11. Everything in real estate can be outsourced -- from collecting rents to cleaning toilets.
12. There are more opportunities in real estate than Carter had liver pills. I tried to chart them this morning. Here's my amateur effort, courtesy PowerPoint. Notice the breadth of opportunities. The BIG takeaway is there are gigantic gaps in the market -- where you can make a killing because no one is looking in your backyard.

You could draw several other axes on this chart -- including how many players are in each market segment, what the local demand is, what the local competition is, what the local demographics are and what the availability of local/national financing is.

Now to your (obvious) objections:
1. I don't have enough time. Sorry, you have no choice. Coops, you do have a choice. Live on your social security and your miserable 401(k) plan.
2. I don't have enough money. You do. Trust me.
3. I don't know anything about real estate. Good, today is a good time to start learning. Buy some books. Get a subscription to my new magazine,
4. It's easier to buy Microsoft shares. I call Smith Barney, place my order and bingo I own Microsoft. No one said that achieving wealth was easy. What choice do you have? See point 1. My real estate syndicators are batting one property bought out of a hundred plus they looked at. That's hard work. It won't be so hard for you once you have knowledge of your local market.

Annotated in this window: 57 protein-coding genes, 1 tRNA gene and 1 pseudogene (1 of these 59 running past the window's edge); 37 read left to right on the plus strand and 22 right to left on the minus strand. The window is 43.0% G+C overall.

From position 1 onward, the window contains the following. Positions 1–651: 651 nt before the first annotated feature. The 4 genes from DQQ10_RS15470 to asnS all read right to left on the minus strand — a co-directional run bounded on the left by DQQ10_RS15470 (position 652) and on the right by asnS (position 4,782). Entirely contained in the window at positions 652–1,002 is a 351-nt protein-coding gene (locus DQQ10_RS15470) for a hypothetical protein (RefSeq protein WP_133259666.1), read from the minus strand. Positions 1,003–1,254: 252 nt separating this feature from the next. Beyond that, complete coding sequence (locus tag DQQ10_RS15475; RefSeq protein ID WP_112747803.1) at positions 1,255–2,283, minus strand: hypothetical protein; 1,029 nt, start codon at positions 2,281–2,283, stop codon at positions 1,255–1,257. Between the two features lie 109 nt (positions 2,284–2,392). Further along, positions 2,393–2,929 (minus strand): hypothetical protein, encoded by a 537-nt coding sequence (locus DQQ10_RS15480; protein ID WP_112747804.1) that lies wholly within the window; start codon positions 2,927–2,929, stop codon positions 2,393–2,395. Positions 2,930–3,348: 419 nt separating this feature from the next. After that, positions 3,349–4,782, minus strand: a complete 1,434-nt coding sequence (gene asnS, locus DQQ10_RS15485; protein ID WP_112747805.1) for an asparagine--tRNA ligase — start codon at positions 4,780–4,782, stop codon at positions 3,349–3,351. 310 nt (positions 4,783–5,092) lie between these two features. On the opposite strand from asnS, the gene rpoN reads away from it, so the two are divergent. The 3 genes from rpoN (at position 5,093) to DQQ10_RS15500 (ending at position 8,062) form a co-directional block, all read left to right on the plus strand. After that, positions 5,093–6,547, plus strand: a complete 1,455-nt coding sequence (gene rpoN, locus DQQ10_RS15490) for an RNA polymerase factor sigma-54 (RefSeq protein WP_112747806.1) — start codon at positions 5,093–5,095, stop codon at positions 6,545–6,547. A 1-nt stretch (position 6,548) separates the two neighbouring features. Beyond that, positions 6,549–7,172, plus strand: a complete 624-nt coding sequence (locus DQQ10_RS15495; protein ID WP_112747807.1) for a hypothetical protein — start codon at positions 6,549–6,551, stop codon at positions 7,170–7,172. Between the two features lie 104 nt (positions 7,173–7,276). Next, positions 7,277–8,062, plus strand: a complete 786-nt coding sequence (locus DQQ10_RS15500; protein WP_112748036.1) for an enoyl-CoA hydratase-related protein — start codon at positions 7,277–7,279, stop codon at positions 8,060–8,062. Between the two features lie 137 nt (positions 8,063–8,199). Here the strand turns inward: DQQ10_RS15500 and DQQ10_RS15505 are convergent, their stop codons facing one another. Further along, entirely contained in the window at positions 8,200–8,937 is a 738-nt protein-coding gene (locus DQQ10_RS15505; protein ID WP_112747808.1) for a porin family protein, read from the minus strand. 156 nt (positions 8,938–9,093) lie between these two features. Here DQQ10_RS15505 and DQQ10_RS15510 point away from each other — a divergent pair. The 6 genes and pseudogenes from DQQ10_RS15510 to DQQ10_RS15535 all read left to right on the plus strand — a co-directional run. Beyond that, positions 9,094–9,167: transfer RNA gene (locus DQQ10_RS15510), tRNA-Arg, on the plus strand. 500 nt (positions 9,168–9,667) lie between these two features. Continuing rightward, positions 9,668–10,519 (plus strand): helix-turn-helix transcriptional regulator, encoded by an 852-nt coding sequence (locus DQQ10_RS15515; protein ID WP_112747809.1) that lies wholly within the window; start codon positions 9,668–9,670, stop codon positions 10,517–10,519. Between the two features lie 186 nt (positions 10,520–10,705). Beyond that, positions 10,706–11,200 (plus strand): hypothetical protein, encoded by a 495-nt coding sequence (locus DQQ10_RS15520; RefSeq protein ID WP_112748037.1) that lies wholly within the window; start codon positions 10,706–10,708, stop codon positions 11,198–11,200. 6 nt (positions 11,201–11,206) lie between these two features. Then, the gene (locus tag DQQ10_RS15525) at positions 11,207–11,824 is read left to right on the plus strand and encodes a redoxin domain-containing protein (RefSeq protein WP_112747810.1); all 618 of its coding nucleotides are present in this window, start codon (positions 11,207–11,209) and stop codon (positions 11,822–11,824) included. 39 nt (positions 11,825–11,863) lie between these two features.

Tonight, talk to the spouse. Talk to the family. Tell them of your newfound goal to be a mini real estate mogul. Ask for their help. Real estate is a family business. They'll all have opinions on which palaces the family should own. Get them involved.

That's it for today. In short, you don't need the stockmarket. And I certainly don't need AT&T.

A woman was having a passionate affair with an inspector from a pest-control company. One afternoon they were carrying on in the bedroom together when her husband arrived home unexpectedly.
"Quick," said the woman to her lover," into the closet!" and she pushed him in the closet, stark naked.
The husband, however, became suspicious and after a search of the bedroom discovered the man in the closet.
"Who are you?" he asked him.
"I'm an inspector from Bugs-B-Gone," said the exterminator.
"What are you doing in there?" the husband asked.
"I'm investigating a complaint about an infestation of moths," the man  replied.
"And where are your clothes?" asked the husband.
The man looked down at himself and said,........ "Those little bastards."

Harry Newton

This column is about my personal search for the perfect investment. I don't give investment advice. For that you have to be registered with regulatory authorities, which I am not. I am a reporter and an investor. I make my daily column -- Monday through Friday -- freely available for three reasons: Writing is good for sorting things out in my brain. Second, the column is research for a book I'm writing called "In Search of the Perfect Investment." Third, I encourage my readers to send me their ideas, concerns and experiences. That way we can all learn together. My email address is . You can't click on my email address. You have to re-type it . This protects me from software scanning the Internet for email addresses to spam. I have no role in choosing the Google ads. Thus I cannot endorse any, though some look mighty interesting. If you click on a link, Google may send me money. That money will help pay Claire's law school tuition. Read more about Google AdSense, click here and here.